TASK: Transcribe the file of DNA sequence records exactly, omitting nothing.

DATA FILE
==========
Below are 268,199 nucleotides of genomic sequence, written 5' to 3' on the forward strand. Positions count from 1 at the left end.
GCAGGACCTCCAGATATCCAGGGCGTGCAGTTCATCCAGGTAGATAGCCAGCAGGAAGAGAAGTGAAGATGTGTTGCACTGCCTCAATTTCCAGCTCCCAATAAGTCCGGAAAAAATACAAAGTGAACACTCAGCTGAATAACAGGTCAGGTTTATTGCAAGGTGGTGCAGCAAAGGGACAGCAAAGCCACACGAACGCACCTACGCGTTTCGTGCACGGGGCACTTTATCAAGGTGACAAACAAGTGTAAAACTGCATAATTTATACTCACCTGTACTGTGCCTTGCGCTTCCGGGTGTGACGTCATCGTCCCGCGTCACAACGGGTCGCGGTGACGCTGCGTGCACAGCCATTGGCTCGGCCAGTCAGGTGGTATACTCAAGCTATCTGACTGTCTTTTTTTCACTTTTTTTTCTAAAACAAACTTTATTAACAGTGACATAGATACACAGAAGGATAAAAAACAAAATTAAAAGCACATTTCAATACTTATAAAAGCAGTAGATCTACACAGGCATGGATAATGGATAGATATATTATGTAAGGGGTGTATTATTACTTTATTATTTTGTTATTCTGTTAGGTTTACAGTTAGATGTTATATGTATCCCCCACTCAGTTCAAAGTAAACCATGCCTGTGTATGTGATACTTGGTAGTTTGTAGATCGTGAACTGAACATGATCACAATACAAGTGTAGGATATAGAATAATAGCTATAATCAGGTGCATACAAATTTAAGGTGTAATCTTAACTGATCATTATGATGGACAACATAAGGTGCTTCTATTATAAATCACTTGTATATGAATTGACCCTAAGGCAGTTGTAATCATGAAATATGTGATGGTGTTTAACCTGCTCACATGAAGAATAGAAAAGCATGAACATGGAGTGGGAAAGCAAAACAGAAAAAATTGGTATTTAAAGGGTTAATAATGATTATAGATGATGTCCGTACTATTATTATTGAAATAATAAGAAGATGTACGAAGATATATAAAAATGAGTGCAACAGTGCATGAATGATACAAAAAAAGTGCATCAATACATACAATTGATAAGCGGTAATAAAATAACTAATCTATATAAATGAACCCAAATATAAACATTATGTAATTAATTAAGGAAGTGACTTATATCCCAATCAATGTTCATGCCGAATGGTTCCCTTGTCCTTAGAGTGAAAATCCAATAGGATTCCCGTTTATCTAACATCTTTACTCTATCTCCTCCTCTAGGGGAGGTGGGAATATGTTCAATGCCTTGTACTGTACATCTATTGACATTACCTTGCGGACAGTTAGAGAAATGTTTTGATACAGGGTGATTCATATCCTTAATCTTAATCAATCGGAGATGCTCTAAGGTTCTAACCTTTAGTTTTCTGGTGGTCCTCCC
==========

Below are 268,199 nucleotides of genomic sequence, written 5' to 3' on the forward strand. Positions count from 1 at the left end.
GCAGGACCTCCAGATATCCAGGGCGTGCAGTTCATCCAGGTAGATAGCCAGCAGGAAGAGAAGTGAAGATGTGTTGCACTGCCTCAATTTCCAGCTCCCAATAAGTCCGGAAAAAATACAAAGTGAACACTCAGCTGAATAACAGGTCAGGTTTATTGCAAGGTGGTGCAGCAAAGGGACAGCAAAGCCACACGAACGCACCTACGCGTTTCGTGCACGGGGCACTTTATCAAGGTGACAAACAAGTGTAAAACTGCATAATTTATACTCACCTGTACTGTGCCTTGCGCTTCCGGGTGTGACGTCATCGTCCCGCGTCACAACGGGTCGCGGTGACGCTGCGTGCACAGCCATTGGCTCGGCCAGTCAGGTGGTATACTCAAGCTATCTGACTGTCTTTTTTTCACTTTTTTTTCTAAAACAAACTTTATTAACAGTGACATAGATACACAGAAGGATAAAAAACAAAATTAAAAGCACATTTCAATACTTATAAAAGCAGTAGATCTACACAGGCATGGATAATGGATAGATATATTATGTAAGGGGTGTATTATTACTTTATTATTTTGTTATTCTGTTAGGTTTACAGTTAGATGTTATATGTATCCCCCACTCAGTTCAAAGTAAACCATGCCTGTGTATGTGATACTTGGTAGTTTGTAGATCGTGAACTGAACATGATCACAATACAAGTGTAGGATATAGAATAATAGCTATAATCAGGTGCATACAAATTTAAGGTGTAATCTTAACTGATCATTATGATGGACAACATAAGGTGCTTCTATTATAAATCACTTGTATATGAATTGACCCTAAGGCAGTTGTAATCATGAAATATGTGATGGTGTTTAACCTGCTCACATGAAGAATAGAAAAGCATGAACATGGAGTGGGAAAGCAAAACAGAAAAAATTGGTATTTAAAGGGTTAATAATGATTATAGATGATGTCCGTACTATTATTATTGAAATAATAAGAAGATGTACGAAGATATATAAAAATGAGTGCAACAGTGCATGAATGATACAAAAAAAGTGCATCAATACATACAATTGATAAGCGGTAATAAAATAACTAATCTATATAAATGAACCCAAATATAAACATTATGTAATTAATTAAGGAAGTGACTTATATCCCAATCAATGTTCATGCCGAATGGTTCCCTTGTCCTTAGAGTGAAAATCCAATAGGATTCCCGTTTATCTAACATCTTTACTCTATCTCCTCCTCTAGGGGAGGTGGGAATATGTTCAATGCCTTGTACTGTACATCTATTGACATTACCTTGCGGACAGTTAGAGAAATGTTTTGATACAGGGTGATTCATATCCTTAATCTTAATCAATCGGAGATGCTCTAAGGTTCTAACCTTTAGTTTTCTGGTGGTCCTCCC